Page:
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A Workshop on Obesity and Pregnancy A Dietary History in TWO Minutes! (Can it be done?). Susan van Maanen Dietitian, Diabetes in Pregnancy Nutrition Services Auckland City Hospital August 2011. What do Pregnant Women Eat in NZ?. Eat more than recommended:

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a workshop on obesity and pregnancy a dietary history in two minutes can it be done

A Workshop on Obesity and PregnancyA Dietary History inTWO Minutes!(Can it be done?)

Susan van Maanen

Dietitian, Diabetes in Pregnancy

Nutrition Services

Auckland City Hospital

August 2011

what do pregnant women eat in nz
What do Pregnant Women Eat in NZ?

Eat more than recommended:

  • Fat, especially saturated fat and sugar

Eat less than recommended:

  • Vegetables & fruit leading to less fibre and folate eaten than recommended
  • Calcium, Iron, Zinc and Selenium

504 pregnant women, 1x24hr diet recall, 3x1 day food records, 2 day activity record, Ht, Wt, skinfolds, blood sample at mth 5, demographic, medical and lifestyle details

Nutrition in Pregnancy- Report to MoH.Watson P. 1999

what do pregnant women eat in australia
What do Pregnant Women Eat in Australia?
  • Women (52%) are piling on extra weight & keeping on the weight gained, post-natally
  • Choosing fatty food over vegetables & fruit
  • Iron, calcium & folate requirements not met

50 overweight and obese pregnant women, diet history at 12, 28, 36 wks, food frequency questionnaire, Ht, Wt – prepregnancy, 12, 28, 36 wks and 6 weeks P/N

Nutrition and Dietetics. De Jersey et al. Vol. 68, No 1,P 53-59

March 2011

my clinical observations
My Clinical Observations:
  • Women are shocked at how little weight gain is recommended in pregnancy & that no-one had told them sooner what was appropriate
  • Women want to do well for their baby & family but don’t know how to eat well
  • They feel they will never achieve weight loss post-natally
  • Embarrassment & feelings of hopelessness
observations
Observations:
  • Eating too much!
  • Poor food choices (finances)
  • No exercise
  • Skipping meals, hunger, then over eating
the challenge how to give personally relevant advice
Diet history

Food record

Food frequency questionnaire

24 hour dietary recall

The Challenge: How to give personally relevant advice?
taking a diet history
Taking a Diet History:

Compared to giving out a generic pamphlet, personally relevant advice has been shown to:

  • Be remembered
  • Effect change more readily
  • Build confidence and rapport so that disclosure is more likely
a diet history will identify
A Diet History will Identify:
  • The adequacy of the woman’s usual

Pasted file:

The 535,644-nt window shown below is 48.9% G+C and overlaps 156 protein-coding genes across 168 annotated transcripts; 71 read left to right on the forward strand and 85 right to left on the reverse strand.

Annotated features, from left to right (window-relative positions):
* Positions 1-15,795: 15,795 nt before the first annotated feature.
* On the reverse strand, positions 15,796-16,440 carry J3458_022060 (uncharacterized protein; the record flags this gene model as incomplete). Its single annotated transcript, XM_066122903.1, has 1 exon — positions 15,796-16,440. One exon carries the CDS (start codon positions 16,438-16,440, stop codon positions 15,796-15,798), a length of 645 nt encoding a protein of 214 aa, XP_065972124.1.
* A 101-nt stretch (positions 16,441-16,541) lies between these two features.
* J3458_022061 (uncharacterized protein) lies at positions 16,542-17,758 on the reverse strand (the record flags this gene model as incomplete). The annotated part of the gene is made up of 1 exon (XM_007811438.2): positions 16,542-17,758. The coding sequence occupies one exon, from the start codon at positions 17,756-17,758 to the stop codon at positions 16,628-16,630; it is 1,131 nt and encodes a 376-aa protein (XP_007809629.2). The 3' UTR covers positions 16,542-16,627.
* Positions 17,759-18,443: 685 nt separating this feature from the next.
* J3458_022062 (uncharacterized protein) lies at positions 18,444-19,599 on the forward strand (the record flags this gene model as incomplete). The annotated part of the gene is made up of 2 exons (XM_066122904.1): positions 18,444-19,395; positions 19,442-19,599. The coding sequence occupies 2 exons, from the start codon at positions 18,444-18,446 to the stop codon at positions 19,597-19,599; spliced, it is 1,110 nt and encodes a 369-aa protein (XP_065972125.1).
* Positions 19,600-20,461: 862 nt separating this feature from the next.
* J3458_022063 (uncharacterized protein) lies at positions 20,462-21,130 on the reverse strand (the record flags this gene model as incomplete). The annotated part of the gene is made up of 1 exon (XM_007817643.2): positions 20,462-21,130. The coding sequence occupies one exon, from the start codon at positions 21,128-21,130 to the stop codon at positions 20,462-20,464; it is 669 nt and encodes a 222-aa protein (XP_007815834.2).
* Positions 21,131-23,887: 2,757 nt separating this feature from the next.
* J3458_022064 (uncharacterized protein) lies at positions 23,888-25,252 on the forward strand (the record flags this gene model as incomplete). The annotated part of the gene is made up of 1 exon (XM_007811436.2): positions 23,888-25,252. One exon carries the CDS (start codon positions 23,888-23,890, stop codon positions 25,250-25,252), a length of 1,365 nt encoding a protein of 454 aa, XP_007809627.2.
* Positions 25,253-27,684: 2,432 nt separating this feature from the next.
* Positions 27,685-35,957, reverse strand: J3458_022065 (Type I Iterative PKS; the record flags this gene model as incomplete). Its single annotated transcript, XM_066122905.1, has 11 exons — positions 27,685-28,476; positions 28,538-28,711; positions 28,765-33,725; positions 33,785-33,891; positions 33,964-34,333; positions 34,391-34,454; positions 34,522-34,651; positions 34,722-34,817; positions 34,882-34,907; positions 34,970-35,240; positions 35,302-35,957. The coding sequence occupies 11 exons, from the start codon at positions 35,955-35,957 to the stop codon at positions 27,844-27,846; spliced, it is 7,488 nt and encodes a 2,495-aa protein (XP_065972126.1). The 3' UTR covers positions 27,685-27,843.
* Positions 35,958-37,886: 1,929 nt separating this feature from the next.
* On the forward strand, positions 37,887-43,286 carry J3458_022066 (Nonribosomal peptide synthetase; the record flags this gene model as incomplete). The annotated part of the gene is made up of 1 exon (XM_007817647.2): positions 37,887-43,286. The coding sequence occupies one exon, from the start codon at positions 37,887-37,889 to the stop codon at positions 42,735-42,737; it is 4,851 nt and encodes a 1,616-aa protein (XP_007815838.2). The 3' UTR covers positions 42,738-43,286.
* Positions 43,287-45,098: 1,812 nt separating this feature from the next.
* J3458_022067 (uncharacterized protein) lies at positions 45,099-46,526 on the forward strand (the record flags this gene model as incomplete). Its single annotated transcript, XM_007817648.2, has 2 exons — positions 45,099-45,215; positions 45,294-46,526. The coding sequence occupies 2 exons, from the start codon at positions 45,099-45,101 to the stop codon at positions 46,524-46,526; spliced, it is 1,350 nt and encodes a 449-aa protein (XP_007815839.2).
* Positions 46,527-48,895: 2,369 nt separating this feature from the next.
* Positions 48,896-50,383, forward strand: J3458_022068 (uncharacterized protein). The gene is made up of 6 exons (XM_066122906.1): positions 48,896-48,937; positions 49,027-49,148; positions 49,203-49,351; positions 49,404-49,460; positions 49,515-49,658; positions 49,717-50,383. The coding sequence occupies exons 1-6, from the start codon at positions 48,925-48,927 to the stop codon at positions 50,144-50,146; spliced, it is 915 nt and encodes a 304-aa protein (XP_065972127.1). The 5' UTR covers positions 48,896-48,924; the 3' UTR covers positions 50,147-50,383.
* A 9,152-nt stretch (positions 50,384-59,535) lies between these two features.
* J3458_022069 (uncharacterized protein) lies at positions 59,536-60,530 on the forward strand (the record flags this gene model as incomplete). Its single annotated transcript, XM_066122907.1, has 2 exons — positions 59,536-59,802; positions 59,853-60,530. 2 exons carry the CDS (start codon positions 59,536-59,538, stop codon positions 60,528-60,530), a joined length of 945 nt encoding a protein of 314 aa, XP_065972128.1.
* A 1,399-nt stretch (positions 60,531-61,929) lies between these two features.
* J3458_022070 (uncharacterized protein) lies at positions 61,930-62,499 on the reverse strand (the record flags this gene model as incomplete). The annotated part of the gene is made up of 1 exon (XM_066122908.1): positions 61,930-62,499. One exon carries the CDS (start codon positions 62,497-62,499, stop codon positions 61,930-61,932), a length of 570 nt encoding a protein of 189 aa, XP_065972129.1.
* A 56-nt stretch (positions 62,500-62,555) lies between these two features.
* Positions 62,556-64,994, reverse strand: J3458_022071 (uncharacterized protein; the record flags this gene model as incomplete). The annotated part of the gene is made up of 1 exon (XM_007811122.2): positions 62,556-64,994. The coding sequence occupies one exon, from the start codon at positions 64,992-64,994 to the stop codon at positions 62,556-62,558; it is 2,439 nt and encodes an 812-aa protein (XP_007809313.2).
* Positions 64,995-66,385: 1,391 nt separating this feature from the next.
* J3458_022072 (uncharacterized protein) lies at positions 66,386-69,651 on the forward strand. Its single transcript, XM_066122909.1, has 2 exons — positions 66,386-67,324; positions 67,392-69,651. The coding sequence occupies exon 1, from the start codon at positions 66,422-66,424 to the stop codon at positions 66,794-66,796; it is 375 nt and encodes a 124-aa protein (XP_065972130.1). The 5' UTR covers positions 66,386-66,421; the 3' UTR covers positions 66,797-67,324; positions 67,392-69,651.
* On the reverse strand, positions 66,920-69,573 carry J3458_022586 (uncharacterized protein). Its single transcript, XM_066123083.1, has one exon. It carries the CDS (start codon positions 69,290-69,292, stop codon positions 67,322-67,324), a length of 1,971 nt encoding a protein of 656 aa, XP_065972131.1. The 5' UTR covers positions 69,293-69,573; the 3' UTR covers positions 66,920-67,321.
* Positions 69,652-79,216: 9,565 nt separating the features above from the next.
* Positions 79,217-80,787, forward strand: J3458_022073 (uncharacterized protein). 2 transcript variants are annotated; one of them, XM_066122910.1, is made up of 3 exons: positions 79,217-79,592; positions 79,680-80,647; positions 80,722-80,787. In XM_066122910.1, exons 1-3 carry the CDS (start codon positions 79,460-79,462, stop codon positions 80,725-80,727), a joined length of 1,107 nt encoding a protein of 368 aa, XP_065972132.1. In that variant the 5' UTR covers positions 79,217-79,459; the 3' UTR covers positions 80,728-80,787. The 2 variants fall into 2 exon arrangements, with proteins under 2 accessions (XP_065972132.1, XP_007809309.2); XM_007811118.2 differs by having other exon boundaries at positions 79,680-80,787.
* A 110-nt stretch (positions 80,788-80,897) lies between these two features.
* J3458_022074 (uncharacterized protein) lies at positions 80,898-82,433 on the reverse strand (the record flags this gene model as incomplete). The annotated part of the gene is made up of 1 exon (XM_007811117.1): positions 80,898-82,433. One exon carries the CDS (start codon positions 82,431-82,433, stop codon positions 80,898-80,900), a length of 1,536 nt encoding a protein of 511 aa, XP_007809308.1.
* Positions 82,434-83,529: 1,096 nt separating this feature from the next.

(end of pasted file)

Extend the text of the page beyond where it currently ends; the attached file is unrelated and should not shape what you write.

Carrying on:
food/ nutrient intake

  • Frequency of eating: regular meals and snacks?
  • Takeaways?
  • Excess energy from added sugars/drinks, cooking & spreading fat
  • Portion sizes?
  • Who cooks?
dietary history
Dietary History-

Advantages:

  • Identify where changes can be made
  • Negotiate ‘actual’ change
  • See through their ‘outside’ layer

Disadvantages:

  • Relies on honesty
  • Underestimates intake
  • Not precise
what is the goal
What is the goal?

To gain enough information to advise the woman on achieving:

Nutritionally adequate diet

Appropriate weight gain in pregnancy

Encourage weight loss post-natally & future disease prevention - Diabetes, Cardiovascular Disease

Healthy baby

Positive attitude to health - now & for the future.

slide13

A Dietitian’s Request to Midwives:Please weigh women every visit if you can (including out of pregnancy if appropriate), so they know how they are progressingFailing to receive any weight gain advice during pregnancy favours excessive weight gain! Remember PREVENTION is easier than CURE

slide14

Food for a Healthy Mother and Baby:Lean Meat, Chicken, Fish etc- 2 servings/dayBread & Cereals - 6 servings/dayVegetables & Fruit - 6 servings/dayMilk & Milk Products - 3 servings/dayDrink plenty of fluids every day - 9 cupsChoose & prepare foods low in Fat, Salt & SugarKeep ActiveFood SafetyEating for Healthy Pregnant Women. MoH. August 2010.

slide15

So - do you think

you can do a

Dietary History in TWO minutes

self completed questionnaires
Self completed questionnaires:

Advantages:

  • Save health professionals time
  • Bring to clinic completed or complete while waiting in clinic

Disadvantages:

  • Needs to be short and simple or women will lose interest
  • Literacy barriers
slide20

A Nutrition Guide for Health Professionals,

Resources Tool Kit, ADHB. 2011.

slide21

A Nutrition Guide for Health Professionals,

Resources Tool Kit, ADHB. 2011.

slide22

Time Well Spent:Whatever method you use,I recommend spending as much time as you can, getting information on the woman’s usual eating habits and giving sensible nutrition advice.Your time will never be wasted!

slide23

Websites/ Resources Available:www.dietitians.org.nzwww.moh.govt.nzwww.healthpoint.co.nzEating for Healthy Pregnant WomenHealthy Eating for South Asian People